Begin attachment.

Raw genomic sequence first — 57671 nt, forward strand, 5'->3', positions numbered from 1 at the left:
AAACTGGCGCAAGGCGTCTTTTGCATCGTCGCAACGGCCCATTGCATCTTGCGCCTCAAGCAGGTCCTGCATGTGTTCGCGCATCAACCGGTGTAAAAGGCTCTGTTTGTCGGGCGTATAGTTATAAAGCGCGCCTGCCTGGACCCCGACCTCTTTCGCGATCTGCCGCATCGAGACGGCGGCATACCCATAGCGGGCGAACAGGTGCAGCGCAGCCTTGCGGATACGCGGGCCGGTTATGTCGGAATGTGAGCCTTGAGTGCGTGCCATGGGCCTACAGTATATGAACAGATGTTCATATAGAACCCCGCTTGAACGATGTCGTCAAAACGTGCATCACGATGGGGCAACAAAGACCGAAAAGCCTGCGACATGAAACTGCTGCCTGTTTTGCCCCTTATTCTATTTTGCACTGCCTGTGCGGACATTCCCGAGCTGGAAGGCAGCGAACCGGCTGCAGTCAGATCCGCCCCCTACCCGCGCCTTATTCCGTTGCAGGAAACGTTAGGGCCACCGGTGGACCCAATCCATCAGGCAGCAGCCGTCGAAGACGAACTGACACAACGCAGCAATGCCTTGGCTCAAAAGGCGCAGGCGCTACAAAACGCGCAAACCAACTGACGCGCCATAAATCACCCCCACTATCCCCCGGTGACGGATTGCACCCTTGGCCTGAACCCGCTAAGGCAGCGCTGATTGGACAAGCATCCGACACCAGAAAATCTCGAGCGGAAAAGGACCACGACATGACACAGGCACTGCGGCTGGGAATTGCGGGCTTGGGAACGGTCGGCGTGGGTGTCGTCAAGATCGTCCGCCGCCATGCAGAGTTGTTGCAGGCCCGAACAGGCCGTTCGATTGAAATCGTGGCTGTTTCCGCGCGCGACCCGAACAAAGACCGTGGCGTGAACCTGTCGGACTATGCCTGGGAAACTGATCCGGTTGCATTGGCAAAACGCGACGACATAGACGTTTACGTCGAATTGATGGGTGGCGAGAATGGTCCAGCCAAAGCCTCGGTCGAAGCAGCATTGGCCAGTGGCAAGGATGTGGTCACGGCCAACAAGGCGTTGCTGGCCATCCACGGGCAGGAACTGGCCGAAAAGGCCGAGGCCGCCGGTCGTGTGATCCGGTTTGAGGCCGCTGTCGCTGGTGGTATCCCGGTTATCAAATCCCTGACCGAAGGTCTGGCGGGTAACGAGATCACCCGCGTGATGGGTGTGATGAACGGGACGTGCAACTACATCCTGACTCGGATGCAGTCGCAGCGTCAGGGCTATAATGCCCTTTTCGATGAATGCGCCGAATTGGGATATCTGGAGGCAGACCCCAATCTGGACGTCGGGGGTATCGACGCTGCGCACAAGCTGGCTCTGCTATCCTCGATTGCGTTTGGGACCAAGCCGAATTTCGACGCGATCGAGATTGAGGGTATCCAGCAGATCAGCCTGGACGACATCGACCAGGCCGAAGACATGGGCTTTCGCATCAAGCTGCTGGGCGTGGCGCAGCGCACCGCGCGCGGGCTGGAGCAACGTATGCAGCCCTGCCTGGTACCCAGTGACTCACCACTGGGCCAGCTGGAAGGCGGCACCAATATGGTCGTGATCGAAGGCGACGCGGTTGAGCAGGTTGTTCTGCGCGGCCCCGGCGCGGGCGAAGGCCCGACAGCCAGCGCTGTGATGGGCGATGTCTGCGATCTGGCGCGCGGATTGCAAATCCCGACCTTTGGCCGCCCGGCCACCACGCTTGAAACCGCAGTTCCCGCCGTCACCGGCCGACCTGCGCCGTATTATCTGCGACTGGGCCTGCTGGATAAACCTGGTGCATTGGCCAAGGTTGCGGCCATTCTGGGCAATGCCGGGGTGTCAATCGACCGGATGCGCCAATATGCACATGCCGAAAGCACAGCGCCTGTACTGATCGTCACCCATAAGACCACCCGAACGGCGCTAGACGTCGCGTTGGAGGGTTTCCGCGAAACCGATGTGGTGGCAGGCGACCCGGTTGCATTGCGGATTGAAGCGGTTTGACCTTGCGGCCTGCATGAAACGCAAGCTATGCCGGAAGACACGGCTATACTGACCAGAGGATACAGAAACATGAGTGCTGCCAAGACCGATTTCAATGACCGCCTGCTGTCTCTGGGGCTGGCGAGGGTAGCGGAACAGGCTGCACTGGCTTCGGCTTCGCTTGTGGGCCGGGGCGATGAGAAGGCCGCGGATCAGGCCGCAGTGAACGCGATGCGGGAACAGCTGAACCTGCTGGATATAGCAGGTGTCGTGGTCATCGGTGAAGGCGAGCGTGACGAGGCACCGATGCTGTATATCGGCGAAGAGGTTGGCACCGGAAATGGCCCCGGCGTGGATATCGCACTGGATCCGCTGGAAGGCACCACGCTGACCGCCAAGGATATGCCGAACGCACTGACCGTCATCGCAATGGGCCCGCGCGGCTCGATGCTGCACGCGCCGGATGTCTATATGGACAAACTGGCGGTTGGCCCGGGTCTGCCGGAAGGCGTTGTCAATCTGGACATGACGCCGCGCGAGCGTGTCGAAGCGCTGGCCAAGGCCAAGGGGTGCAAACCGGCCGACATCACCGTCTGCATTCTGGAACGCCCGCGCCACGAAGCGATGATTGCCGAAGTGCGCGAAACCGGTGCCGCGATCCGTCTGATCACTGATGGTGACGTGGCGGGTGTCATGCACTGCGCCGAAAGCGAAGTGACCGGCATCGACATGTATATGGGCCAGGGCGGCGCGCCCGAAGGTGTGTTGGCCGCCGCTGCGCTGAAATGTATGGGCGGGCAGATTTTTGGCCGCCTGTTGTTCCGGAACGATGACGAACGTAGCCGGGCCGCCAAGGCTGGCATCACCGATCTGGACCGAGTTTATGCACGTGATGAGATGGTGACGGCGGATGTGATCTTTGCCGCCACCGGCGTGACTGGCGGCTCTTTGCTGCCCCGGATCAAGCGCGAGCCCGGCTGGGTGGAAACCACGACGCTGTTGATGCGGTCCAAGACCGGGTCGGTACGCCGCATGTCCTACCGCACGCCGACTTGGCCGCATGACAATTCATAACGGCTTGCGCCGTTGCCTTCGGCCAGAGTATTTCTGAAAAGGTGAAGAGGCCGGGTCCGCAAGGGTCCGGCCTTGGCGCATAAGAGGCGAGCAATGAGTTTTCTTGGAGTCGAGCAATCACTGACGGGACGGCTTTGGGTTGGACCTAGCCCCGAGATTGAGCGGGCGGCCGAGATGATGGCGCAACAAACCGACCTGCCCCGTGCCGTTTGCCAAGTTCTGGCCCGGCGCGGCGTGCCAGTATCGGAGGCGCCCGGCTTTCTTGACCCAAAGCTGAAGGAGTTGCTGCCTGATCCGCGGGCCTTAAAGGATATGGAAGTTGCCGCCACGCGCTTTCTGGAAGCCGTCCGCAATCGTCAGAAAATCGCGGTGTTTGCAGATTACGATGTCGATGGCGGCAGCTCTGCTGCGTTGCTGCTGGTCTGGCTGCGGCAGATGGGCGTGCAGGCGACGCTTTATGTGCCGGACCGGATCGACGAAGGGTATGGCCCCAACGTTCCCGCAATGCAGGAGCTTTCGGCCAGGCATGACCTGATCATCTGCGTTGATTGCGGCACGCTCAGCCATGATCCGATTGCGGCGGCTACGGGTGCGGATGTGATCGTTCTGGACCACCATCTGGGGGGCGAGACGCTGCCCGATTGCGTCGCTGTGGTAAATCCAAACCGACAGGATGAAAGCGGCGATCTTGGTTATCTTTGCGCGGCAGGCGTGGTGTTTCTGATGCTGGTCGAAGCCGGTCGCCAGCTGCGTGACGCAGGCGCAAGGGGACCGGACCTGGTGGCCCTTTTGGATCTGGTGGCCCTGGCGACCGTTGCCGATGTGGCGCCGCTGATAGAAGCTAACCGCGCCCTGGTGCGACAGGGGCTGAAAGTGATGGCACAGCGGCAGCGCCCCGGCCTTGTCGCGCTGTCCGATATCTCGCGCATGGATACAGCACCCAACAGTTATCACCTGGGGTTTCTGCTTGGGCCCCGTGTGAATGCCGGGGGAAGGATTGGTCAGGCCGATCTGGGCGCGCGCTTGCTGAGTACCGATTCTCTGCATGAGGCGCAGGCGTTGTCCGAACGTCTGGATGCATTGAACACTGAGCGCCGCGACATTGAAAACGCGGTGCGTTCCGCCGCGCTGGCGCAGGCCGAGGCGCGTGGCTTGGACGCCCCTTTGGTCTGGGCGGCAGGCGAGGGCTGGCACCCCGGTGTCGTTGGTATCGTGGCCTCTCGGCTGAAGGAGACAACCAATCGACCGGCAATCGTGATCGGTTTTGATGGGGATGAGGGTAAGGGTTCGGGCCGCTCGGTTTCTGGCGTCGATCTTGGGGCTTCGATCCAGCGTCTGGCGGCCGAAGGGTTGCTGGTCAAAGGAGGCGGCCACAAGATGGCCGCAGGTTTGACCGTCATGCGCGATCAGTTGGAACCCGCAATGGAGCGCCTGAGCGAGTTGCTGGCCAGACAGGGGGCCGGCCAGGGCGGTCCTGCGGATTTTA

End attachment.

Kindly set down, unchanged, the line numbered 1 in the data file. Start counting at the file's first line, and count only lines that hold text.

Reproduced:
Raw genomic sequence first — 57671 nt, forward strand, 5'->3', positions numbered from 1 at the left: